Objectives: In children with asthma exacerbations, we evaluated the relationship between Canadian Acute Respiratory Illness and Flu Scale (CARIFS) scores and (a) Asthma Diary Scale (ADS) scores for 14 days; (b) Pediatric Asthma Caregiver’s Quality of Life (QoL) Questionnaire (PACQLQ) scores on days 1, 7 and 14; (c) viral detection. We hypothesized that in children with acute asthma, CARIFS scores correlate with ADS and PACQLQ scores over time and that viruses have little impact on CARIFS scores.
Methods: In children aged 2–16 years who presented with acute asthma to the Emergency Departments of 2 hospitals, we documented the clinical history, examination, asthma severity at baseline and on presentation. Eighteen respiratory pathogens were determined by PCR on nasopharyngeal aspirate (NPA) collected on recruitment. The parent(s) recorded their child’s daily CARIFS and ADS and weekly PACQLQ for 14 days. We used Spearman’s correlation to relate the scores of 108 children.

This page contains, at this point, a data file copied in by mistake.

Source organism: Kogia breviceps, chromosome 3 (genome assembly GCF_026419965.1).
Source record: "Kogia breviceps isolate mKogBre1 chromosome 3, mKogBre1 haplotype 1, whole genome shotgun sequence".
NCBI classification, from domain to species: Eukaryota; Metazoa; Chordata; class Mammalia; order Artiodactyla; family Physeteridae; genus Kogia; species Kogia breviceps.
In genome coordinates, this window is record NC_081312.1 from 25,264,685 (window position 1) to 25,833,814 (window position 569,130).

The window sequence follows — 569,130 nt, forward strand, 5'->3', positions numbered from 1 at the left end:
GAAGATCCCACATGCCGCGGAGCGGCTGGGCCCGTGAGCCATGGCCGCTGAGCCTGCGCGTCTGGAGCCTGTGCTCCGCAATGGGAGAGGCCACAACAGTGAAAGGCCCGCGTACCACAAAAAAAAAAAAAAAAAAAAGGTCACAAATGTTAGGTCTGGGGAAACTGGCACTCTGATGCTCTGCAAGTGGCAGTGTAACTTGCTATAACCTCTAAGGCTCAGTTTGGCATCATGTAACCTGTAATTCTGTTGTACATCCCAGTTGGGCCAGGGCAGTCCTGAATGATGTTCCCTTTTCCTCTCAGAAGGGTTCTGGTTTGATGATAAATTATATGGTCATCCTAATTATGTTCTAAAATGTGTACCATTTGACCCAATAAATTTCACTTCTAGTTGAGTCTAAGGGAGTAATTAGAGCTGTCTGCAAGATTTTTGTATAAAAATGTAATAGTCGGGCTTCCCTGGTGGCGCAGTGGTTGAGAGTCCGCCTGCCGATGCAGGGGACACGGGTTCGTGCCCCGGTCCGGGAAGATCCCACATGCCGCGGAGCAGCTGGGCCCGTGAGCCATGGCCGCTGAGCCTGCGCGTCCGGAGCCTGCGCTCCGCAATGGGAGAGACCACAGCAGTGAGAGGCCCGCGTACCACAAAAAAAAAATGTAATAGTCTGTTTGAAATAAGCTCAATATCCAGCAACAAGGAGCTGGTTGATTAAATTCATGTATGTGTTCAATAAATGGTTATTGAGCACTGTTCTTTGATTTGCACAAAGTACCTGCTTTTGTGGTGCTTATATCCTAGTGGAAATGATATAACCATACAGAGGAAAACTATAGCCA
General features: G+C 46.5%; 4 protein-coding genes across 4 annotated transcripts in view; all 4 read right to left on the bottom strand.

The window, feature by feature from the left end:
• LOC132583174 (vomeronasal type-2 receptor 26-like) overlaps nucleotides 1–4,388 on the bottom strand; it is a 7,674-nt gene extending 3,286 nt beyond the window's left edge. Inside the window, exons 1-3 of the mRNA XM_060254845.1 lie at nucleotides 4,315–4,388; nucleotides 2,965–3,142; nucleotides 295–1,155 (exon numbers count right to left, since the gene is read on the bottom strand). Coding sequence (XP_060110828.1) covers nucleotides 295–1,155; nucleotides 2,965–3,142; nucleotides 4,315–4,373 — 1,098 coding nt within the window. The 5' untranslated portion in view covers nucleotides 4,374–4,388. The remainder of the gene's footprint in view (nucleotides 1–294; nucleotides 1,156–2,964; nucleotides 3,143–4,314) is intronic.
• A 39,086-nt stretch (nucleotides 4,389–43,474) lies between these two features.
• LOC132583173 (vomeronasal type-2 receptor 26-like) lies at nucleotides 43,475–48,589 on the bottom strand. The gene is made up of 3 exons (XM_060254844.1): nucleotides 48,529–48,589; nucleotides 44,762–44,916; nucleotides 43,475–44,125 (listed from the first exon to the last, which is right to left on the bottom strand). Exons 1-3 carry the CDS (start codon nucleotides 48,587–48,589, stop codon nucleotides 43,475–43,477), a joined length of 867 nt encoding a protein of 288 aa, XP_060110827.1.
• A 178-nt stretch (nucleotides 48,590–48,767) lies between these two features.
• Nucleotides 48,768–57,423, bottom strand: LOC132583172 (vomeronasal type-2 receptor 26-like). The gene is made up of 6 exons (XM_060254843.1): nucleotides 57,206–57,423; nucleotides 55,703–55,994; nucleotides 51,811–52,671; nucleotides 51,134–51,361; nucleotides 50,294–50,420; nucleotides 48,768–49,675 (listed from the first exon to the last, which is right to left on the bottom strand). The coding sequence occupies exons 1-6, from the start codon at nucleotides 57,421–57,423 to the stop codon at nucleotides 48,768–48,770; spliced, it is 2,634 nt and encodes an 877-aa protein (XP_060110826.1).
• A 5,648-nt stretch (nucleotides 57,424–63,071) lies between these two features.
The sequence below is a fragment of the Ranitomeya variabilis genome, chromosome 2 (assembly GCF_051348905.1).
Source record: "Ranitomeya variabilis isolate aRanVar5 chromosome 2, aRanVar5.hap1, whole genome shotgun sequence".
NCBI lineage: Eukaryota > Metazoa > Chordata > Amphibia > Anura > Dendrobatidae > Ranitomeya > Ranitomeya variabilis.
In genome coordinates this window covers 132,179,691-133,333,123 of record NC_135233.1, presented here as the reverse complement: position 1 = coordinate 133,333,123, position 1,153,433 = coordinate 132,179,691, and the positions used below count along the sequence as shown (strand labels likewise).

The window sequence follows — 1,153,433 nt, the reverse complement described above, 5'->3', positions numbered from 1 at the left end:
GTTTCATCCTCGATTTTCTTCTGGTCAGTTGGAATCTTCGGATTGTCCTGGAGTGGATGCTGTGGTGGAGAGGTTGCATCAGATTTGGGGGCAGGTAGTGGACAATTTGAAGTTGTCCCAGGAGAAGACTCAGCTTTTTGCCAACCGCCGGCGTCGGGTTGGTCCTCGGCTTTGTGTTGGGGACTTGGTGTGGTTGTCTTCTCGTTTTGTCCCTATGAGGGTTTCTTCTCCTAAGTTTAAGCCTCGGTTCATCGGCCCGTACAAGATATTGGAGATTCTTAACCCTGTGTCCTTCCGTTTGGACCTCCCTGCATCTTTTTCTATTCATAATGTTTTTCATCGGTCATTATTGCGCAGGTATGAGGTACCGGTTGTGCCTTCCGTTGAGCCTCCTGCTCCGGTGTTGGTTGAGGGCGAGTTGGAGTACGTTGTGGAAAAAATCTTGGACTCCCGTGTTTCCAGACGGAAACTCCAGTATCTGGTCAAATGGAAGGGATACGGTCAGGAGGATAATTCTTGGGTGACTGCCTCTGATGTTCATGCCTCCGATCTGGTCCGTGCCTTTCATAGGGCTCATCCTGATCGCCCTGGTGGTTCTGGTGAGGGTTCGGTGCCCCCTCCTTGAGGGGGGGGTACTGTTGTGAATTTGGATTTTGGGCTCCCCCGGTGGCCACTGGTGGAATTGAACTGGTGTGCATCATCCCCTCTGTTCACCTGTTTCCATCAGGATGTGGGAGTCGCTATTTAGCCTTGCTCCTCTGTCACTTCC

Results: CARIFS scores correlated well with ADS scores throughout 14 days (rs ranged 0.30–0.67). CARIFS and PACQLQ scores correlated −0.28, −0.14 and −0.44 on days 1, 7 and 14 respectively. There was no significant difference in CARIFS scores between children whose NPAs were PCR virus-positive or -negative over 14 days.
Conclusions: CARIFS and ADS scores correlated well as a disease severity measure during the recovery period in children with acute asthma and this was not influenced by the virus state. The ADS may be used as an alternative in selected situations. The CARIFS reflects different aspects to acute asthma severity and QoL.